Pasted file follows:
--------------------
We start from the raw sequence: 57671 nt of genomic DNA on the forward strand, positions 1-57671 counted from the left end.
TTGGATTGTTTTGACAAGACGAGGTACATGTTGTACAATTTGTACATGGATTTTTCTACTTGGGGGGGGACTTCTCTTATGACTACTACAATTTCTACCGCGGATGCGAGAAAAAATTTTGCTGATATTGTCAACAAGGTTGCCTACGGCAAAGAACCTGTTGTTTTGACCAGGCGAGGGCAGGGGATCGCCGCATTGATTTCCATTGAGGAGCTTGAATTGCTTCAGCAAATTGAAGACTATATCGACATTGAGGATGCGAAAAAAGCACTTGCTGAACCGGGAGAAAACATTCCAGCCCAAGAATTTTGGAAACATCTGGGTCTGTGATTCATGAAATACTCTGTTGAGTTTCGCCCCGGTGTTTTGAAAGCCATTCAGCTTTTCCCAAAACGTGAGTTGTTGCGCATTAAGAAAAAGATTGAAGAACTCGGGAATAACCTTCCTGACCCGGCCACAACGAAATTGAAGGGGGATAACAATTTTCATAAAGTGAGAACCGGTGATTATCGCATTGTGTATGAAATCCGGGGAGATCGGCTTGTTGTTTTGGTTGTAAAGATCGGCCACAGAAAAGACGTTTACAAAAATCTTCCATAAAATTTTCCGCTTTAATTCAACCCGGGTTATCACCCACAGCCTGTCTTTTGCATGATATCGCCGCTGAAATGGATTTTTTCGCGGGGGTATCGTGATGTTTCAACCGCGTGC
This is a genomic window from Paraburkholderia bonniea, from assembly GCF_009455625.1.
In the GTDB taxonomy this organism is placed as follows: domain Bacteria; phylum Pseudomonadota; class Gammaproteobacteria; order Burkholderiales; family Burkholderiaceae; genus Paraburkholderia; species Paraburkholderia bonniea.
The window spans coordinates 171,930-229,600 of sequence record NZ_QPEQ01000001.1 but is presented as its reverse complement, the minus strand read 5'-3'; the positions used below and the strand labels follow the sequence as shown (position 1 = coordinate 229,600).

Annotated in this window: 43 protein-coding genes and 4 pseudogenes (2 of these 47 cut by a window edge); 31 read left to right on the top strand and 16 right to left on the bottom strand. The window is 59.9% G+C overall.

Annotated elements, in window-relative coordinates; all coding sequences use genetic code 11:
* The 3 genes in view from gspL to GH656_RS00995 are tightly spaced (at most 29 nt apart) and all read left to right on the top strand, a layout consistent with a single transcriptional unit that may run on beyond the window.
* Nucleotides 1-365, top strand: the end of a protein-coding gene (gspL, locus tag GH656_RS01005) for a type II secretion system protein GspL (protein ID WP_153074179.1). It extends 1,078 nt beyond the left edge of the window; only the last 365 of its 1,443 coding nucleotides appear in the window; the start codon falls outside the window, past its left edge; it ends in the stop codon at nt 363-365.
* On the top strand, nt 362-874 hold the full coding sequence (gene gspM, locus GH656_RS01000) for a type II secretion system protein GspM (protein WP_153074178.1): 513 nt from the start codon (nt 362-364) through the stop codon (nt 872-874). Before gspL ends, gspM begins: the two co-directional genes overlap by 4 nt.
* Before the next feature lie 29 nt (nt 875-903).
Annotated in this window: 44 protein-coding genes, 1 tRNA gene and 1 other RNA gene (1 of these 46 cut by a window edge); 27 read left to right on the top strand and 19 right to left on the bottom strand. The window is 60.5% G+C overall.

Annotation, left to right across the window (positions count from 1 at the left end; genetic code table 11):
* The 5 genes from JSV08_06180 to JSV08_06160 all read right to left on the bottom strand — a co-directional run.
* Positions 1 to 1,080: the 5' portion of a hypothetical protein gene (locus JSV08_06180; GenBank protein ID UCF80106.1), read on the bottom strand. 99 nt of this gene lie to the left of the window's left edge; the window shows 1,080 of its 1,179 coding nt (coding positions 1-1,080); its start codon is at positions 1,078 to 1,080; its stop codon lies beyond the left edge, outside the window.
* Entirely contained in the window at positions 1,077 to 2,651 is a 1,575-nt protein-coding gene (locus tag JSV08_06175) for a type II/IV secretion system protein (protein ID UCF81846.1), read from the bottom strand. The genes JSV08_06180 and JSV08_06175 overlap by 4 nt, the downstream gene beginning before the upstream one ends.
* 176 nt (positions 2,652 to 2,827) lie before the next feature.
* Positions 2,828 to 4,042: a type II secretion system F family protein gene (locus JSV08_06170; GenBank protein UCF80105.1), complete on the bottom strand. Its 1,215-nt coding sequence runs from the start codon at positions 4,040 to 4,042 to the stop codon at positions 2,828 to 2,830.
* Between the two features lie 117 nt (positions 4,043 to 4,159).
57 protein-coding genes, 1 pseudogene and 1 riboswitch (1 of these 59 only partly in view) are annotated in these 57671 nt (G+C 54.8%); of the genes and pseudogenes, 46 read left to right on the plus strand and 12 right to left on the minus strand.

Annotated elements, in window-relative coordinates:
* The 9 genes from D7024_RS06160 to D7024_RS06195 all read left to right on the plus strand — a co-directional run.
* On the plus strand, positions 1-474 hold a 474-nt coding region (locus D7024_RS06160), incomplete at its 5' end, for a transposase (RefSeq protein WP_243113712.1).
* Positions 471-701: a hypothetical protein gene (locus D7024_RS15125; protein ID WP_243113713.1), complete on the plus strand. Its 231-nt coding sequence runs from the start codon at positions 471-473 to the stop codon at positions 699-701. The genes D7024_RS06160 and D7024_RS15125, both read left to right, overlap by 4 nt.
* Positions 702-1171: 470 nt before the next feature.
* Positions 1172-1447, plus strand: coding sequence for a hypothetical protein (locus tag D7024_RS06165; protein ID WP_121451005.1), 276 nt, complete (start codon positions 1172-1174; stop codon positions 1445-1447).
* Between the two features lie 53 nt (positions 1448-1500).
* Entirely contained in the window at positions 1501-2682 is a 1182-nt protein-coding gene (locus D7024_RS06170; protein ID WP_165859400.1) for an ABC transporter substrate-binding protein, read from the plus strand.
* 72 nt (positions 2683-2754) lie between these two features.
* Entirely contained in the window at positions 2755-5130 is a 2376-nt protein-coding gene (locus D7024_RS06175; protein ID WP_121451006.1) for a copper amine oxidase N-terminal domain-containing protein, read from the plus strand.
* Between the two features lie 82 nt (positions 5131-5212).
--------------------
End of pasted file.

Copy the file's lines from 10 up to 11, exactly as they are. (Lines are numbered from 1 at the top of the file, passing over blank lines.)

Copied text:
* On the top strand, nt 362-874 hold the full coding sequence (gene gspM, locus GH656_RS01000) for a type II secretion system protein GspM (protein WP_153074178.1): 513 nt from the start codon (nt 362-364) through the stop codon (nt 872-874). Before gspL ends, gspM begins: the two co-directional genes overlap by 4 nt.
* Before the next feature lie 29 nt (nt 875-903).